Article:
I have been struggling with the last novel in my DARK HOLLYWOOD series for nearly a year now.
I decided to try Mark Twain's remedy and start writing an entirely new novel.
Set in early WWII New Orleans, my story can tap into already researched material.
Think of it as FRINGE meets BAND OF BROTHERS.
In two days, I have written over 3000 words.
Sister Ameal slapped me aside the head and tugged me into the library with a jerk of iron fingers around my left arm. The slap had been a hard one, too. Sister Ameal was not a soft anything. Of course, Miss Mayfair saw the whole thing. I sighed. I did not have bad luck, mind you, just strange luck. It still sucked lemons.
It did make Miss Mayfair smile though, so it was not a complete loss. Her smiles were something to see. I never saw eyes so green or hair such a color … strawberry blonde I believe they called it.
Yes, I was smitten. She was not that much older than I was. Dreams, fragile things though they are, were all you had to get you through a place like St. Marok’s. There are so many fragile things when you think about it. People break so easily, and so do dreams … and hearts.
We wrap our dreams carefully deep inside us so that when they are crushed no one sees the bleeding but ourselves. And our hearts? They are the lonely graveyards for all the dreams that could have been … but weren’t. Perhaps that is why Sister Ameal seldom smiles. The weight of memory keeps the corners of her lips down.
What of me?
Once I overheard Headmaster Stearns speak of me to the last librarian:
“If you were to try and pick him out of a group of boys, you’d be wrong. He’d be the other one. Over at the side. The one your eye slipped over.”
That was all right. To be noticed at St. Marok’s was to die … not young … you aged quickly at this place ,,, but to die before you could get the hell out of here.
I don’t know why I bother telling you any of this. No one gets the emotional jolt from hearing your life story as you did living it. They hear the details, not all of course, for nothing bores a person so much as hearing the dregs of another’s hurts.
People don’t get how the death of one dream, the stinging betrayal of one hope, can color, not just one day, but a whole life. Unless it is their dream, their hope, their life.
But let me get back to Miss Mayfair’s smile. It is worth getting back to, and its memory warmed many a bleak day for me.
She smiled wider. “So, this is the young man to whom I owe my rescue?”
I shook my head. “I just pointed out that Mr. Stearns lied about you not being here, ma’am. It was your father and a few of his men that did all the heavy lifting.”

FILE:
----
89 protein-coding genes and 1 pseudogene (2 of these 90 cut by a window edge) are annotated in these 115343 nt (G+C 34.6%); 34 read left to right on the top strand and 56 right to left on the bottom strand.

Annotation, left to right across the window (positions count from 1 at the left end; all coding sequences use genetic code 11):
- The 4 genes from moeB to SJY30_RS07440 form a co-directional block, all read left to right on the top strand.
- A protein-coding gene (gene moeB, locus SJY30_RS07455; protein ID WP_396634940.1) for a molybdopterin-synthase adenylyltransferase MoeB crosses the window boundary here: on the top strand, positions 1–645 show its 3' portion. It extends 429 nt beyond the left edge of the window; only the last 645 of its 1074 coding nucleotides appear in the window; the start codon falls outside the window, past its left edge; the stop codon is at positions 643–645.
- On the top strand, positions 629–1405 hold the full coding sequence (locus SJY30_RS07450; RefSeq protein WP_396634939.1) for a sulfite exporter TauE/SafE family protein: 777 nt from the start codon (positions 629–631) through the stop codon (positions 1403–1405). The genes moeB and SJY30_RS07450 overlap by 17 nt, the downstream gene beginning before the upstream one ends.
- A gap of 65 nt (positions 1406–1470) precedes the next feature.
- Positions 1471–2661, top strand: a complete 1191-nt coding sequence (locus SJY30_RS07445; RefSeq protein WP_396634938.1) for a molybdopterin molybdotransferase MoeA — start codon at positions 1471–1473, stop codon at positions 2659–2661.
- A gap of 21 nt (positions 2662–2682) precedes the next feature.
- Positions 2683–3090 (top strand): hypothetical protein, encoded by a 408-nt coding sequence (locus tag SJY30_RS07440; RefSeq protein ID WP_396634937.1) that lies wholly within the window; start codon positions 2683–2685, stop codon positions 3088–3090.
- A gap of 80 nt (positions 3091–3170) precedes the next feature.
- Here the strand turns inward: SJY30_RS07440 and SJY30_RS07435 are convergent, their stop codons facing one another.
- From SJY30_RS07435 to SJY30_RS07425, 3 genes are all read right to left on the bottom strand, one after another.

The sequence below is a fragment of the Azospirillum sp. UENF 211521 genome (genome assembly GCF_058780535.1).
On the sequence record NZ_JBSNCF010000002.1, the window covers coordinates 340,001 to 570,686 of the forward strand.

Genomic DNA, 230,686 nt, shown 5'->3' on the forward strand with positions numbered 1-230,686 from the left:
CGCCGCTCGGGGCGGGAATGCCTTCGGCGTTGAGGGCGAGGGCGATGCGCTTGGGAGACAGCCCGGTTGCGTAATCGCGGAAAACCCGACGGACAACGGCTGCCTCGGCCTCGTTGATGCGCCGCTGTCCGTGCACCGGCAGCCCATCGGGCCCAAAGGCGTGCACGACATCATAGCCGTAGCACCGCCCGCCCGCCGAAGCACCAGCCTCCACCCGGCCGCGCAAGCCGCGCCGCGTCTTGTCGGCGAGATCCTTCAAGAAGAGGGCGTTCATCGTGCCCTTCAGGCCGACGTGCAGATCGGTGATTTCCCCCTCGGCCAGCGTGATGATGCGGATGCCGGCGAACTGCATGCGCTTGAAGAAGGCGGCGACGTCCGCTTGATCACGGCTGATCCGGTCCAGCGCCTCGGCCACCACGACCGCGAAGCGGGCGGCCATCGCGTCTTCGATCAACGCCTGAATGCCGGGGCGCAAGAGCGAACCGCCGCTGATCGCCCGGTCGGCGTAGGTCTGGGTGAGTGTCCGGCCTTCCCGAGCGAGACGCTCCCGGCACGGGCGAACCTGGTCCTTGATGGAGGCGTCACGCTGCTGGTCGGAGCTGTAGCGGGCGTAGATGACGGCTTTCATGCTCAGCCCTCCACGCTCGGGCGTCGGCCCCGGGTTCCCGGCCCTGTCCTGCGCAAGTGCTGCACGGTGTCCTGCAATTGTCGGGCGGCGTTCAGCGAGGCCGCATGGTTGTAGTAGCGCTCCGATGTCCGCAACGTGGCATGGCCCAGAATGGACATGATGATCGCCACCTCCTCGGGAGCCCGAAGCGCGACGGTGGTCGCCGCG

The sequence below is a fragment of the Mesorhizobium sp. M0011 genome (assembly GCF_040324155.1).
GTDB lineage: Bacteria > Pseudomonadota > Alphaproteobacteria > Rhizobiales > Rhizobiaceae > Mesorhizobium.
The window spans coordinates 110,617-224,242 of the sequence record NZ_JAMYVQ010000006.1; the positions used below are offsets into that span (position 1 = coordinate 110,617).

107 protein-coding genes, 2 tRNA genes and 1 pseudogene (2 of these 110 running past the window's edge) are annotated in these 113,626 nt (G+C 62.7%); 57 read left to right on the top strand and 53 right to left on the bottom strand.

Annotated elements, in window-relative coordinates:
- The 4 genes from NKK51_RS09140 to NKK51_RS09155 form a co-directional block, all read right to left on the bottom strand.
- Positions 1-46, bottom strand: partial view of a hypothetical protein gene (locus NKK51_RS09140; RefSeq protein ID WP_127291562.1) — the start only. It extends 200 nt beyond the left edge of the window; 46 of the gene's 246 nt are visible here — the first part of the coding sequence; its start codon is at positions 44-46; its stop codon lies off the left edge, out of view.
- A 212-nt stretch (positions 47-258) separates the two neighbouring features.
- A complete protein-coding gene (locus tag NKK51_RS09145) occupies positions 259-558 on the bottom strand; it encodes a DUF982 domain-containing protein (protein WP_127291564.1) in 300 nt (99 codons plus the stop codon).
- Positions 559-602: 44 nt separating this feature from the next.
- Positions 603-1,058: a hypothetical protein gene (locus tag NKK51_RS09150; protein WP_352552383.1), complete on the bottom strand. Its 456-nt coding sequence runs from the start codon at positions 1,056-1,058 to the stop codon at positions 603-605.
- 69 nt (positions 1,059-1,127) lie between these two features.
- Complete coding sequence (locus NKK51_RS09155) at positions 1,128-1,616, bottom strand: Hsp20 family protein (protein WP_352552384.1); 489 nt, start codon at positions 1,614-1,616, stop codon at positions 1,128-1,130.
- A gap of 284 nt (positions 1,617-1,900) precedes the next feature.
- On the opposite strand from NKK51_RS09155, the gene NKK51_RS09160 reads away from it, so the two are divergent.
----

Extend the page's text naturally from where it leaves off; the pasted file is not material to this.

Her face flinched as if this might have been one of the first times she’d been called “ma’am.” I felt much the same way some time later when I had been called “sir.” Of course, I had been posing as someone much older. But I am getting ahead of myself. That happens a lot when you travel through time.
Some claim that I was a madman, and some think that I was just a man with very special powers. But they all miss the point. Whatever I was … and am, I changed the world … or Sentient did through me.
All men dream, but not equally. Those who dream by night in the dark caverns of their minds, wake in the day to find that it was but fluff. But the dreamers of the day are dangerous men, for they act on their dreams with open eyes, to make them possible.
I am a dangerous man … and Sentient even more so for not being a man.
Miss Mayfair obviously saw none of that as her smile warmed. “How old are you, Mr. Blaine?”
She quickly held up a long-fingered hand. “No, don’t tell me. It does not matter, for I hear Stearns held you back in school two years running for some imagined slight or other.”
I myself felt the slights were not so imagined. I could have a sharp tongue. I never lost sleep over that fact.
Her fingers became a contemplative nest for her chin. “Stearns, even Sister Ameal, say they can never recall your face once you leave them.”
She shook her head. “I do not see how that is possible. Your hair seems all colors, a grove of trees in autumn, deep brown, and wine-red.”
Miss Mayfair chucked softly, ”An untrimmed tangle across the top of your head. Your cheeks pale without being anemic. Full lips eternally in an amused smile at some jest only you hear. You look like a friend; like someone you have known all your life.”
Sister Ameal looked as uncomfortable as I felt. I was reconsidering applying for this job. Then, I reminded myself that often we don’t see things as they are, but as we are … or what our needs are.
Life is all illusion.
We simply do not have enough facts to understand life. Not really. The word “illusion” comes from the Latin “illude,” which means to mock or to deceive.
There is an optical illusion about every person we meet. There is no ‘us’ and ‘them.’ It’s an illusion. We are all human beings.
Well, except for Sentient.
I had made it this far at St. Marok’s through luck and pluck. I was running about a quart low on pluck. And Luck was merely another illusion, trusted by the ignorant and chased by the foolish. I tried to be neither one.
It was as good a fool’s errand as any other.
What do you think of it so far?
And Yay! I sold another audio book.